National Parks


June 9, 2021

Welcome to the first installment of our new Interview with a Park Ranger series!  Through all our years of exploring local, state and national parks, we’ve really come to appreciate all that Park Rangers do to maintain and advocate for our public lands.  They might be experts in biology, sociology or the physical sciences and put those skills to work in their park.  Or, they can be responsible for public safety and law enforcement in the parks.  Regardless, they are typically interacting with the general public (that’s all of us!), and helping us safely navigate our beautiful public lands while teaching us a little about what makes each place so special.

Park Rangers have diverse backgrounds and experiences that they bring to their particular jobs and we’re hoping to learn more about what makes Park Rangers tick as well get some real insight into the Parks they call home.  We will be spotlighting parks from around the country, starting with some of our personal favorites but hope to eventually get to every National Park in the United States and anything in-between!  Please feel free to suggest your favorite park in the comments.

To kick off our series, we are starting with our very own Santa Monica Mountains National Recreation Area (SMMNRA).  In the “backyard” of Los Angeles, sits over 500 miles of trails, diverse wildlife and, in our opinion, some spectacular views of the Pacific Ocean.  We have always enjoyed hiking locally, but during the past year of “lockdown” we were able to truly explore more of what our closest park has to offer.

We reached out to the Park and were happy to be connected with Ranger Ana who came to her “Ranger Life” after a fascinating career in journalism.  Her love for the outdoors drew her to a career as a Park Ranger and here she shares her story and that of SMMNRA with us all!

Interview with a Park Ranger #01

Featured Park: Santa Monica Mountains National Recreation Area (SMMNRA)

Featured Park Ranger: Ana Beatriz Cholo

Map of Santa Monica Mountains
Map Courtesy NPS and Santa Monica Mountains

Where are you from and how long have you been a Park Ranger?

Reply: I have worked for Santa Monica Mountains National Recreation Area for a little over three years. I became a park ranger later in life! Before this, I worked as a news reporter (LA Times, Chicago Tribune, Associated Press) and I also did political advocacy work.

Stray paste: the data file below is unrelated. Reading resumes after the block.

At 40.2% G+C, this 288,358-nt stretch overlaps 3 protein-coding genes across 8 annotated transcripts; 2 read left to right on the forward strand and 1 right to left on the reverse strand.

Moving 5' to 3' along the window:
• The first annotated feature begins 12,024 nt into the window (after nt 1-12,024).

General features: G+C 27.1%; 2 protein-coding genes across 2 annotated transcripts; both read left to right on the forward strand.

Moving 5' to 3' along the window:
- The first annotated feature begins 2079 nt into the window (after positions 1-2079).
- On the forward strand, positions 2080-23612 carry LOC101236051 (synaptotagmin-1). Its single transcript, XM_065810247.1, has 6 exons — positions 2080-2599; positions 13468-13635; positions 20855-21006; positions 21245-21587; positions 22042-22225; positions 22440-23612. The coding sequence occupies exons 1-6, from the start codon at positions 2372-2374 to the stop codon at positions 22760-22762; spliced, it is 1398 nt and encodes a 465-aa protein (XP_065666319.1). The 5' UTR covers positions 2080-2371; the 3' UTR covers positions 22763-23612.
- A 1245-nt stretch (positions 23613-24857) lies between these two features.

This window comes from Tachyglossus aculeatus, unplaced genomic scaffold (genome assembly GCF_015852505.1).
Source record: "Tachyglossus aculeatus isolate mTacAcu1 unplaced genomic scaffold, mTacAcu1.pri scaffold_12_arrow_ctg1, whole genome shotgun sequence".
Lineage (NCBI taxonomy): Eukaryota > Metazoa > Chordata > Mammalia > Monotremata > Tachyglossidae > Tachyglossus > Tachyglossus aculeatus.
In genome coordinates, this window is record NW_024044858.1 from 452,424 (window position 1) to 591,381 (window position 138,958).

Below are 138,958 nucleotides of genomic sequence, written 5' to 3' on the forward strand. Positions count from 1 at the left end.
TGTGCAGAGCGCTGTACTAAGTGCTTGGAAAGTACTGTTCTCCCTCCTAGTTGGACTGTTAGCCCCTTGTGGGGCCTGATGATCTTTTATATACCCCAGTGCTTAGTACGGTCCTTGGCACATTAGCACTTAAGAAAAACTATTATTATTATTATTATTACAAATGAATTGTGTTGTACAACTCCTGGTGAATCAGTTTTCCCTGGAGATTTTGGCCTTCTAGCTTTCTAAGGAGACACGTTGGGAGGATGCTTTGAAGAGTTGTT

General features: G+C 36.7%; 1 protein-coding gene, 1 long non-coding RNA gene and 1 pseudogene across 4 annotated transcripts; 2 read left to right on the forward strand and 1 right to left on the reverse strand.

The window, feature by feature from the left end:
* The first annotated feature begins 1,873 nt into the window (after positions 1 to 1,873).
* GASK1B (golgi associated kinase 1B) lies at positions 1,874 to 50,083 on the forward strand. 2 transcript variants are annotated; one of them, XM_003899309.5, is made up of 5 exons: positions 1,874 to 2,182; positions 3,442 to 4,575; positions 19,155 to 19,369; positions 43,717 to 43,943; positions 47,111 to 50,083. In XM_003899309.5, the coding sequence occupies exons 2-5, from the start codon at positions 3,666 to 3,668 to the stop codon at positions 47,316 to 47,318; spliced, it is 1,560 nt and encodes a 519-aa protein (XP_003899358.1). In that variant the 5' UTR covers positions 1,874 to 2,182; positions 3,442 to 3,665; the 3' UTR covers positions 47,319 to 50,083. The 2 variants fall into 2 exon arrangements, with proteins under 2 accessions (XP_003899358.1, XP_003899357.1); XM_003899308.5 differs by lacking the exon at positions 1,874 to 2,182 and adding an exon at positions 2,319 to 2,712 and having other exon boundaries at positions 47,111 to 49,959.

Person hiking in the mountains
Malibu Creek State Park has so much to experience.

What brought you to Santa Monica Mountains Recreational Area and what is unique about the park’s natural features?

Reply: This park is special for so many reasons!

We are the largest urban national park in the world. The recreation area encompasses more than 150,000 acres of mountains and coastline in Ventura and Los Angeles counties.  

Although we are a unit of the National Park Service, this is not the kind of national park where you pay a fee and go through a gate. This is a national recreation area comprised of a network of local, state, and federal parks interwoven with private lands and surrounded by urban communities. Think of it as a patchwork quilt!

As a recreation area, we emphasize activities for visitors. Here in the Santa Monica Mountains, you can almost do it all! Visitors can hike, bike, horseback ride, camp, swim and surf, kayak and check out all of the incredible wildlife that exists.

This protected area is also one of only five Mediterranean ecosystems within the world and it contains a rich biological diversity of more than 450 animal species and 26 distinct plant communities.

Two children sitting on a bench in the mountains
Mid-hike rest stop at Rancho Sierra Vista / Satwiwa

What are the best times of year to visit?

Reply: This is sunny Southern California, so you’ll find that the weather is great any time of the year. The summers, however, can get pretty hot so it’s always a good idea to hike in the morning or later in the day as it starts to cool off. Try to avoid hiking in the middle of the day in summer months!

What’s your favorite hike and why?

Reply: That’s a tough question! There are so many hikes to choose from, but I think my favorite is Sandstone Peak. At 3,111 ft. elevation, this is the highest point in the Santa Monica Mountains! To get to the top, you can do a three-mile hike from Sandstone Peak trailhead or you can take the long way from the Mishe Mokwa trailhead close by.  

Photo of mountains
The hike to Calabasas Peak is framed by beautiful rock formations.

What’s your favorite hike for a family with smaller children?